Are punitive tariffs on Chinese EVs a good idea?

The EU Commission has announced plans to impose punitive tariffs on imports of Chinese electric vehicles from 1 July if no alternative agreement can be reached with Beijing. The tariffs will be as high as 38.1 percent depending on manufacturer and, according to Brussels, aims to prevent Chinese companies from flooding the EU market with heavily subsidised cheap e-cars. The EU is thus following the example of the US, which already imposes punitive tariffs of 100 percent on Chinese electric vehicles. Beijing has reacted with anger to the news.

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La Croix (FR) /

Proof of a free and strong Europe

With its clear stance Brussels is refuting the arguments of the Eurosceptic parties, says La Croix:

“Of course China has denounced these decisions as protectionist and promised retaliatory measures. Of course the Germans are more interested than anyone else in reaching a consensus with Beijing, fearing that their powerful car industry could be undermined and warning of a trade war that could affect all European countries. This is clearly not the final twist in the tale, but the Commission's announcement is that of a strong and free Europe, one that the sovereignist parties would like to reduce to an empty shell.”

Die Welt (DE) /

Don't lean too far out the window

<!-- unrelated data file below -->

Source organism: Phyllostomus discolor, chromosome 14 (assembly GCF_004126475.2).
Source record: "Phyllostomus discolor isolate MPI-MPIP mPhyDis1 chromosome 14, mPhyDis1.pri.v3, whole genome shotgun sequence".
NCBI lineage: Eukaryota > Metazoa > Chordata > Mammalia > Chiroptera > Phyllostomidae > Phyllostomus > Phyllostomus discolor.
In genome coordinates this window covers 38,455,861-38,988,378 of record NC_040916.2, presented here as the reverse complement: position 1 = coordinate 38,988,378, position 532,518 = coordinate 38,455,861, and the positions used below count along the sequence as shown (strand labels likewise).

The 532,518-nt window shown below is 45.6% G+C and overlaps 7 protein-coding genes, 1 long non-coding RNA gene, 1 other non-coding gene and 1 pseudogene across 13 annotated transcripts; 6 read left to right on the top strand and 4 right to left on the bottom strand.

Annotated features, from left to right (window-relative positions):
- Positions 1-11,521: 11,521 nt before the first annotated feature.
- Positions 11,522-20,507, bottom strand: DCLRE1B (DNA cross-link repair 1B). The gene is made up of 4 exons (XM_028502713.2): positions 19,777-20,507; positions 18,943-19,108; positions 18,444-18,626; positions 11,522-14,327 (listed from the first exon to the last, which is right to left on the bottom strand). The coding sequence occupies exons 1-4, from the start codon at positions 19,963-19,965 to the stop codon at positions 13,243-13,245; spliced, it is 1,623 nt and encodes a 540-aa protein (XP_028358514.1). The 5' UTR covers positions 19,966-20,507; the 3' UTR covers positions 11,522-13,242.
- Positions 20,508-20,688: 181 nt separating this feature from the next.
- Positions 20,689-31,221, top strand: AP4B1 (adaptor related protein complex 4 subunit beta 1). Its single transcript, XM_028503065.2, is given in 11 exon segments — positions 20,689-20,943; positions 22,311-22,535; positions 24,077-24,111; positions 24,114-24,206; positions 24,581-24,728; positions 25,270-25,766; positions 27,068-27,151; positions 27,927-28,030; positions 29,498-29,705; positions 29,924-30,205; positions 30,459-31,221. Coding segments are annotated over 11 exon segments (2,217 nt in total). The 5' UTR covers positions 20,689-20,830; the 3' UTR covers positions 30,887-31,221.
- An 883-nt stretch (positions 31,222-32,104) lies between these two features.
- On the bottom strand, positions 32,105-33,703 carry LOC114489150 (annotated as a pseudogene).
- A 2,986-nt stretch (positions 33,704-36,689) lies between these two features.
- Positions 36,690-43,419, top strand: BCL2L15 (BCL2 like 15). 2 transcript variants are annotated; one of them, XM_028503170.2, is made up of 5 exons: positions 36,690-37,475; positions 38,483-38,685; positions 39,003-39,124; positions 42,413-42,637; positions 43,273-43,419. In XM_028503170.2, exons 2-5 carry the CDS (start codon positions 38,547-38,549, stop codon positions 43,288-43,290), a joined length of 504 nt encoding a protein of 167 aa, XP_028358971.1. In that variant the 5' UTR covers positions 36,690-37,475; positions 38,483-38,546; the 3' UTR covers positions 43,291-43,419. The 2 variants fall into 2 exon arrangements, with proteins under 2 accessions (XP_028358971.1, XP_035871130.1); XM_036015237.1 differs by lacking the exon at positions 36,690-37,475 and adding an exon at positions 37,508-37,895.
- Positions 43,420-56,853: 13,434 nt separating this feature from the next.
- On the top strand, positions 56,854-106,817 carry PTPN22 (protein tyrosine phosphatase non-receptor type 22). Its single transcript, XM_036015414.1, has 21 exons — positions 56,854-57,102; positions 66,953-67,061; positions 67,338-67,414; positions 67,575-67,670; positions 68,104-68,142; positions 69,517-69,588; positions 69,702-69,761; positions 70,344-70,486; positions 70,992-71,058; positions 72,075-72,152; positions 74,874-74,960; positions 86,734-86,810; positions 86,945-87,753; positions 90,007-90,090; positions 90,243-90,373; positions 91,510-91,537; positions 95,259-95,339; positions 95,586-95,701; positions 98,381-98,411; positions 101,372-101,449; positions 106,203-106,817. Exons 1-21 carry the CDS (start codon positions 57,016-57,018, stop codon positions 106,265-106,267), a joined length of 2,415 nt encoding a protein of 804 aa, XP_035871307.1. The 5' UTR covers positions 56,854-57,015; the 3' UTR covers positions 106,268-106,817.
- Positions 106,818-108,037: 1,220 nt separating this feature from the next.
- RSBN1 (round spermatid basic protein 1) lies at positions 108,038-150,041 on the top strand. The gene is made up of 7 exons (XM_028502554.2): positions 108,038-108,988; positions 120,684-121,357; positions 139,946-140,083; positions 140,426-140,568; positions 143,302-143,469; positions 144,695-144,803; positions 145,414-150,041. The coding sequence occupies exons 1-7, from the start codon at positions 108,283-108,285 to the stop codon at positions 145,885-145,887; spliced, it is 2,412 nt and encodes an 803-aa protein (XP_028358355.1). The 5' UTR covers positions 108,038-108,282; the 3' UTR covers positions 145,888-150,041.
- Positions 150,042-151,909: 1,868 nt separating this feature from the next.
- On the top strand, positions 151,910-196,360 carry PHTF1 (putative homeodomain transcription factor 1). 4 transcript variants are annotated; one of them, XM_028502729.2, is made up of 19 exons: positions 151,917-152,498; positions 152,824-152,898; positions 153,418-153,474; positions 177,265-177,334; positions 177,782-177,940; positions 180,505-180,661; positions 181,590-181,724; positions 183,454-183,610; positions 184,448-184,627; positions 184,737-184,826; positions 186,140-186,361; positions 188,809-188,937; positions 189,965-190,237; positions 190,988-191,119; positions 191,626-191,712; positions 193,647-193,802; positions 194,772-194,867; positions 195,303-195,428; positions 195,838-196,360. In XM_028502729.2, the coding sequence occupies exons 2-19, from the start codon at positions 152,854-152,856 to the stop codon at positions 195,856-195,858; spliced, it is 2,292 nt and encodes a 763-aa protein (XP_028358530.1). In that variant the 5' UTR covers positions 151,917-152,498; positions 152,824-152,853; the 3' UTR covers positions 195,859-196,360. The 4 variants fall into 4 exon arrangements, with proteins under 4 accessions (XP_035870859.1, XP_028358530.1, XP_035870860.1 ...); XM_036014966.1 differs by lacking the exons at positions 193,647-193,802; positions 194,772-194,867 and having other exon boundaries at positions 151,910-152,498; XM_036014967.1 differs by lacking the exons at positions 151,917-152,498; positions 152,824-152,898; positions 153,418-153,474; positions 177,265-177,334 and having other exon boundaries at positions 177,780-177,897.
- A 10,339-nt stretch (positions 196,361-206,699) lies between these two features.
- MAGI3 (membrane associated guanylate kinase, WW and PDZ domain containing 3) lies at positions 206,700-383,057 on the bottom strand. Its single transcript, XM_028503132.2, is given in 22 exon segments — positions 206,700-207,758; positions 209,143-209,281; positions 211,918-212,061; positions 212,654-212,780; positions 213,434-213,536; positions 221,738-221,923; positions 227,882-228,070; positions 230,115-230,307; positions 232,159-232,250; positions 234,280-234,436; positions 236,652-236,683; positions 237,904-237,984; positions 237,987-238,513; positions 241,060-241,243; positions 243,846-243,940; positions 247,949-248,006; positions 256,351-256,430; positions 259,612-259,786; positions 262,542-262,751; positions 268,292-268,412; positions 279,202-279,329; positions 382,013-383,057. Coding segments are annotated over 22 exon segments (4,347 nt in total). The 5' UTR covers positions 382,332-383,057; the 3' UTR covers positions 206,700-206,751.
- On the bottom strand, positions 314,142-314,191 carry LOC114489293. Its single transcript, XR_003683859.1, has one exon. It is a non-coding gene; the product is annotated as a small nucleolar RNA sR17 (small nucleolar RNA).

Exaggerated criticism of China's subsidies is not only dangerous but also hypocritical, writes the daily Welt:

“Europe's farmers have been generously subsidised for decades, and export the subsidised products to China. ... In short: China could hit Europe's farmers hard by reacting to our car tariffs with agricultural tariffs. Other European products, from Airbus machines to animated films, as well as nuclear, solar and wind energy, have also been and continue to be subsidised. In an ideal world, there would be no subsidies. In the real world, all countries subsidise, including the US, which does it on a grand scale. In the WTO, there is a forum for discussing state aid and punitive tariffs with the aim of reducing both. This forum should be used.”

La Vanguardia (ES) /

Avoid unnecessary confrontation

La Vanguardia urges caution:

“China is the world's largest producer in the electric sector and controls a very large share of the market for electric batteries. It is also pushing ahead with the construction of production centres in Europe in a bid to circumvent customs measures: the Chinese company Chery will manufacture at the former Nissan plant in Barcelona. Clearly, then, the battle for a sector of the future is intensifying, even if with a market share of 15 percent the electric car has barely established itself in Europe. ... The EU should set itself the goals of reindustrialisation and strategic autonomy and bear in mind that agreements can be more profitable than confrontation.”

El Mundo (ES) /

Self-defence against unfair competition

El Mundo welcomes the measure: